In 2015, Prime Minister Narender Modi launched a new housing scheme under Prime Minister’s Awaas Yojna with the aim of providing housing for all by 2022. Under the Pradhan Mantri Awas Yojana-Housing for All (Urban) alone, keeping in mind the slum decadal growth rate of 34%, the slum households were projected to go up to 18 million. About 2 million non-slum urban poor households are proposed to be covered under the mission. Hence, the total housing shortage envisaged to be addressed through the new mission is 20 million (2 crores).
The re-structured rural housing scheme Pradhan Mantri Awas Yojana-Gramin (PMAY-G), which has the objective of “Housing for all by 2022” was launched by Hon’ble Prime Minister on 20th November 2016, from Agra. About 2.95 crore houses are set to be constructed by 2022 to achieve the set objective of PMAY-G, which has been decided to achieve in phases. Thus, a total of 4.95 crore houses are to be constructed by 2022.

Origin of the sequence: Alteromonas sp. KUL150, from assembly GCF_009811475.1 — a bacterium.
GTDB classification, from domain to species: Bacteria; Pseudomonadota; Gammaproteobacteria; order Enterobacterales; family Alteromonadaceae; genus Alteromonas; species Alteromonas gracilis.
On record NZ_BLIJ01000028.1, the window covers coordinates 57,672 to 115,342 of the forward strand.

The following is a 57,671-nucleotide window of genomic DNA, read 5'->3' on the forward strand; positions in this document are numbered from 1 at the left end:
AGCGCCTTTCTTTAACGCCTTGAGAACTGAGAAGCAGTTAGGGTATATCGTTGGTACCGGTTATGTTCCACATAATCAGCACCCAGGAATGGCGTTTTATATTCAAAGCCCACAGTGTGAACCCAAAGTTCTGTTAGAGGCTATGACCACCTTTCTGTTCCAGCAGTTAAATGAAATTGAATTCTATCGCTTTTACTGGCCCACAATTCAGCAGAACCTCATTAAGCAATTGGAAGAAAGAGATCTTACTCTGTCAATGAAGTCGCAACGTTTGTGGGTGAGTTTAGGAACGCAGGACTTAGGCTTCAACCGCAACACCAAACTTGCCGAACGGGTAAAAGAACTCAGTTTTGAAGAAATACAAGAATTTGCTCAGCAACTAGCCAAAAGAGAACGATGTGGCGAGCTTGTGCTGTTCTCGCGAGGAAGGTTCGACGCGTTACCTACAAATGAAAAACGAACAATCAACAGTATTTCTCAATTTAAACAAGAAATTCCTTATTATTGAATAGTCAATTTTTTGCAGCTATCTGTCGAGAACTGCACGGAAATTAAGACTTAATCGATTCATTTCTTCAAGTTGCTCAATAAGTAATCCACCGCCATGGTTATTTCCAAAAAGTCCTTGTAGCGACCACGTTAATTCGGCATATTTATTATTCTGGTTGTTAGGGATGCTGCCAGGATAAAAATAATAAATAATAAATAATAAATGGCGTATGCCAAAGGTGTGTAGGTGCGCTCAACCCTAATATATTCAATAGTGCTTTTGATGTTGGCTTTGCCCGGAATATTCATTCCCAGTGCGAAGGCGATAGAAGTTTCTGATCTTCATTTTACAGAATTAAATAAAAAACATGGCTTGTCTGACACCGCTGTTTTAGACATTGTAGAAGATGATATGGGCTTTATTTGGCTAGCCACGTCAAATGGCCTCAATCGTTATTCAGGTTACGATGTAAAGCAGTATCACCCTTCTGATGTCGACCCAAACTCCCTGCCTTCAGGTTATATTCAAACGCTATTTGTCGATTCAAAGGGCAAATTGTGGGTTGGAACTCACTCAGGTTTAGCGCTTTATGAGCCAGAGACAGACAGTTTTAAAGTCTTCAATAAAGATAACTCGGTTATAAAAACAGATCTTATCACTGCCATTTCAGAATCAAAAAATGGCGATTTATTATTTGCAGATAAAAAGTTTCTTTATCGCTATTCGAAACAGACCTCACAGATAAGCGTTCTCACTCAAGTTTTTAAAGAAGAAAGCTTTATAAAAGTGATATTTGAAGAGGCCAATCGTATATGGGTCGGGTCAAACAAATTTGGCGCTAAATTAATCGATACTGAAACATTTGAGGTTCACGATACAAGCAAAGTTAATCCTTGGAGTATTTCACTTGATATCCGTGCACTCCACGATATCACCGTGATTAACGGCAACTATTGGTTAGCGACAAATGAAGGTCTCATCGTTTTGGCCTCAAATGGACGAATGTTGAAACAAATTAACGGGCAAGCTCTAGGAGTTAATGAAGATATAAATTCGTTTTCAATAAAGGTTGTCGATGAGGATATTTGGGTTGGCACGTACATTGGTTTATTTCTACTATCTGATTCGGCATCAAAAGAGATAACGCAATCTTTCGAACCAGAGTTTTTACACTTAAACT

In a tweet on PMO India (@PMOIndia) on November 21, 2015, Prime Minister Narender Modi (PM @narendramodi) tweeted, “We have launched a ‘Housing for All’ program. It involves building 20 million urban houses and 29.5 million rural houses.”
The beneficiary family should not own a pucca house (an all-weather dwelling unit) either in his/her name or in the name of any member of his/her family in any part of India. A beneficiary family will comprise husband, wife and unmarried children.
Under the new housing scheme, EWS households are defined as households having an annual income of up to ₹3,00,000.
LIG households are defined as households having an annual income between ₹3,00,001 up to ₹6,00,000. States/UTs have the flexibility to redefine the annual income criteria as per local conditions in consultation with the centre.